This article needs additional citations for verification. Please help improve this article by adding citations to reliable sources. Unsourced material may be challenged and removed.Find sources: "Ambrisentan" – news · newspapers · books · scholar · JSTOR (October 2021) (Learn how and when to remove this template message)
Ambrisentan structure.svg
Clinical data
Trade namesLetairis, Volibris, Pulmonext
License data
  • AU: X (High risk)
Routes of
ATC code
Legal status
Legal status
  • AU: S4 (Prescription only)
  • CA: ℞-only
  • UK: POM (Prescription only)
  • US: ℞-only
  • EU: Rx-only
  • In general: ℞ (Prescription only)
Pharmacokinetic data
Protein binding99%
Elimination half-life15 hours (terminal)
  • (2S)-2-[(4,6-dimethylpyrimidin-2-yl)oxy]-3-methoxy-3,3-diphenylpropanoic acid
CAS Number
PubChem CID
CompTox Dashboard (EPA)
ECHA InfoCard100.184.855 Edit this at Wikidata
Chemical and physical data
Molar mass378.428 g·mol−1
3D model (JSmol)
  • O=C(O)[C@@H](Oc1nc(cc(n1)C)C)C(OC)(c2ccccc2)c3ccccc3
  • InChI=1S/C22H22N2O4/c1-15-14-16(2)24-21(23-15)28-19(20(25)26)22(27-3,17-10-6-4-7-11-17)18-12-8-5-9-13-18/h4-14,19H,1-3H3,(H,25,26)/t19-/m1/s1 checkY

Ambrisentan (U.S. trade name Letairis; E.U. trade name Volibris; India trade name Pulmonext by MSN labs) is a drug indicated for use in the treatment of pulmonary hypertension.[1][2]

The peptide endothelin constricts muscles in blood vessels, increasing blood pressure. Ambrisentan, which relaxes those muscles, is an endothelin receptor antagonist, and is selective for the type A endothelin receptor (ETA).[3] Ambrisentan significantly improved exercise capacity (6-minute walk distance) compared with placebo in two double-blind, multicenter trials (ARIES-1 and ARIES-2).[4] Like all endothelin receptor antagonists, Ambrisentan is contraindicated in pregnant women as well as those who are trying to become pregnant, due to the potential for teratogenic effects on the fetus.[5] Patients who are on the Ambrisentan must enroll in the Ambrisentan (Letairis) REMS Program.[6]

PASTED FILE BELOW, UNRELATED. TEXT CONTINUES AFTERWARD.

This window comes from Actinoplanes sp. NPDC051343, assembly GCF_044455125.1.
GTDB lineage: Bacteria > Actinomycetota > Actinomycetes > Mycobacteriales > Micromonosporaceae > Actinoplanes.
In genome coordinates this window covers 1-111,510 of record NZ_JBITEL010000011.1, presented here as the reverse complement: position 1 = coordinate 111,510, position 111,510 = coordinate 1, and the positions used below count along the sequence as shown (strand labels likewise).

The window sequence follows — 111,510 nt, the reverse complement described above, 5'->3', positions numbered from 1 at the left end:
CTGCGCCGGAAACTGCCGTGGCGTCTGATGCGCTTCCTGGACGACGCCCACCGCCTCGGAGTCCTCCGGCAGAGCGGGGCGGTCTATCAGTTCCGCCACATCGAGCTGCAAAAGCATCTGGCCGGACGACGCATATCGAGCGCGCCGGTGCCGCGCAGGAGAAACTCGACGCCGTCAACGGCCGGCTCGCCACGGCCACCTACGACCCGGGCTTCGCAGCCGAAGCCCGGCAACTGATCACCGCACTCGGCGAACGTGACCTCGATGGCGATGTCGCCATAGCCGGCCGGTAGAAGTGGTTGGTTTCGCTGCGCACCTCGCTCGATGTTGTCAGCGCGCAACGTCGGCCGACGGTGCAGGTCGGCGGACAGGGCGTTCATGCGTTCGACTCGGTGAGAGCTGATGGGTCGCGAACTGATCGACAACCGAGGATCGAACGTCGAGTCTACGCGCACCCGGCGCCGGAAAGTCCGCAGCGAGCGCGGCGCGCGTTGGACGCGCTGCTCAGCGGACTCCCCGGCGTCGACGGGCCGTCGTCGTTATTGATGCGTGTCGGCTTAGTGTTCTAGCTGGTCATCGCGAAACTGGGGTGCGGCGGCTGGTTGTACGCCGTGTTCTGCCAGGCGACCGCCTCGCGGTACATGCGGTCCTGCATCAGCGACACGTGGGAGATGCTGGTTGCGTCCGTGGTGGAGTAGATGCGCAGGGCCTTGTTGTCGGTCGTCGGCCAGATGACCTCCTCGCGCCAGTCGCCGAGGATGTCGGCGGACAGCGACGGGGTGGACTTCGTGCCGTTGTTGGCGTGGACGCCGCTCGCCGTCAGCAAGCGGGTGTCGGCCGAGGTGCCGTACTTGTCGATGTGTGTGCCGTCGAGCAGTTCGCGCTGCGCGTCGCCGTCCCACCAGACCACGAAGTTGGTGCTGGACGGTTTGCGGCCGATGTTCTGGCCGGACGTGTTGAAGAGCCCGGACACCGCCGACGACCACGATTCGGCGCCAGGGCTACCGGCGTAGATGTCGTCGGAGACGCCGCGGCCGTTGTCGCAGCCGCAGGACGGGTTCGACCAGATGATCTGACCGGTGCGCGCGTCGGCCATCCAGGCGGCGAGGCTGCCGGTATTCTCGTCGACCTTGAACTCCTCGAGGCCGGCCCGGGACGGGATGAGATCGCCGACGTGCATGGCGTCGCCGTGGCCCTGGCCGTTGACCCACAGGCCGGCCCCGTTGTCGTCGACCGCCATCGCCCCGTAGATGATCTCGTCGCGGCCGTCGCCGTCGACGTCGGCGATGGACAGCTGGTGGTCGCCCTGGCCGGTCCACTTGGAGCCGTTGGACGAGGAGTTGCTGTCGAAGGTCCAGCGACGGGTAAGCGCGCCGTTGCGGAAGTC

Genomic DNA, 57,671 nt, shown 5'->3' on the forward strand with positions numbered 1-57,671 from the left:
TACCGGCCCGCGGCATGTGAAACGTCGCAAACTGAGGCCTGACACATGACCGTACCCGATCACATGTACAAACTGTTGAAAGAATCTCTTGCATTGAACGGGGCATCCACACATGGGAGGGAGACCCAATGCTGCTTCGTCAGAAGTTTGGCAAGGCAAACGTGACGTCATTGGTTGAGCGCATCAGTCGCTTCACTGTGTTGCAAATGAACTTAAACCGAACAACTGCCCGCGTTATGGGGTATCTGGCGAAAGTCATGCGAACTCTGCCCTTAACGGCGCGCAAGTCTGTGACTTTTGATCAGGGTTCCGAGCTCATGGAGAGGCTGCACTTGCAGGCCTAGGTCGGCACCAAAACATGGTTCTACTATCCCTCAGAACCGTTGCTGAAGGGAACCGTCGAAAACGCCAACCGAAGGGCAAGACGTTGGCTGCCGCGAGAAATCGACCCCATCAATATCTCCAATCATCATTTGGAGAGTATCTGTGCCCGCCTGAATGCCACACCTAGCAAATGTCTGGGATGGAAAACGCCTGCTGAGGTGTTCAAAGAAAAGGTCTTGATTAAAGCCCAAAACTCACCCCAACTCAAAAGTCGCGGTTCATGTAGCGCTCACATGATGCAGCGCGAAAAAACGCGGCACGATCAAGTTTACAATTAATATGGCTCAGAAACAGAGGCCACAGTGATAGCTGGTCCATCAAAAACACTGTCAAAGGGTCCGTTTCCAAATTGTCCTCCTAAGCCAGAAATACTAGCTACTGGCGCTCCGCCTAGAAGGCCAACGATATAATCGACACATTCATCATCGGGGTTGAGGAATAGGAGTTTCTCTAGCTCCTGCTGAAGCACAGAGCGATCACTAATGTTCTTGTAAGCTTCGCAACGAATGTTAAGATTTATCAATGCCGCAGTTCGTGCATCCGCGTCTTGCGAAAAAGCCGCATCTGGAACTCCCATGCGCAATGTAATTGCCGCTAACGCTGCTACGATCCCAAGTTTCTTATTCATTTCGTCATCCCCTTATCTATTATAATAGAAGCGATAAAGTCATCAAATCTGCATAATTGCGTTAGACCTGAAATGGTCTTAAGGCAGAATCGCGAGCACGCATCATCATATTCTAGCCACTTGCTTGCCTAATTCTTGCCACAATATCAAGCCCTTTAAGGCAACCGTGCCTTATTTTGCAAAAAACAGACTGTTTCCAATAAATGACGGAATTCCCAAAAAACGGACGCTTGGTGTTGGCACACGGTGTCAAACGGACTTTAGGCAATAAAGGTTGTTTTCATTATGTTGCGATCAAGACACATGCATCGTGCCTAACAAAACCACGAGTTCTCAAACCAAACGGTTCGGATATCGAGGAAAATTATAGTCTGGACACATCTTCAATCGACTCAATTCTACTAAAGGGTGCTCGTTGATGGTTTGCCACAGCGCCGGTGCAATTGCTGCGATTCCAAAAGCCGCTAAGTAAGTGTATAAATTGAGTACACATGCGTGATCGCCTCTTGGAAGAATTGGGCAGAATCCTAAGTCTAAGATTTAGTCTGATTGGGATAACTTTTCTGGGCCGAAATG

Ambrisentan was approved by the U.S. Food and Drug Administration (FDA) and the European Medicines Agency (EMA), and designated an orphan drug, for the treatment of pulmonary hypertension.[7][8][9][10]

Clinical uses

Ambrisentan is indicated for the treatment of pulmonary arterial hypertension (WHO Group 1) in patients with WHO class II or III symptoms to improve exercise capacity and delay clinical worsening.

Mechanism of action

Ambrisentan is a drug that blocks endothelin, an endogenous hormone found in higher quantities in patients with pulmonary arterial hypertension. Endothelin binds to two receptors, ETA and ETB. ETA is responsible for cell growth in the vessels as well as vasoconstriction, while ETB plays a role in vasodilation, endothelin 1 clearance, and antiproliferation of cells.

Birth defects

Endothelin receptor activation mediates strong pulmonary vasoconstriction and positive inotropic effect on the heart. These physiologic effects are vital for the development of the fetal cardiopulmonary system. In addition to this, endothelin receptors are also known to play a role in neural crest cell migration, growth, and differentiation. As such, endothelin receptor antagonists such as Ambrisentan are known to be teratogenic.

Ambrisentan has a high risk of liver damage, and of birth defects if a woman becomes pregnant while taking it. In the U.S., doctors who prescribe it, and patients who take it, must enroll in a special program, the LETAIRIS Education and Access Program (LEAP), to learn about those risks.[11] Ambrisentan is available only through specialty pharmacies.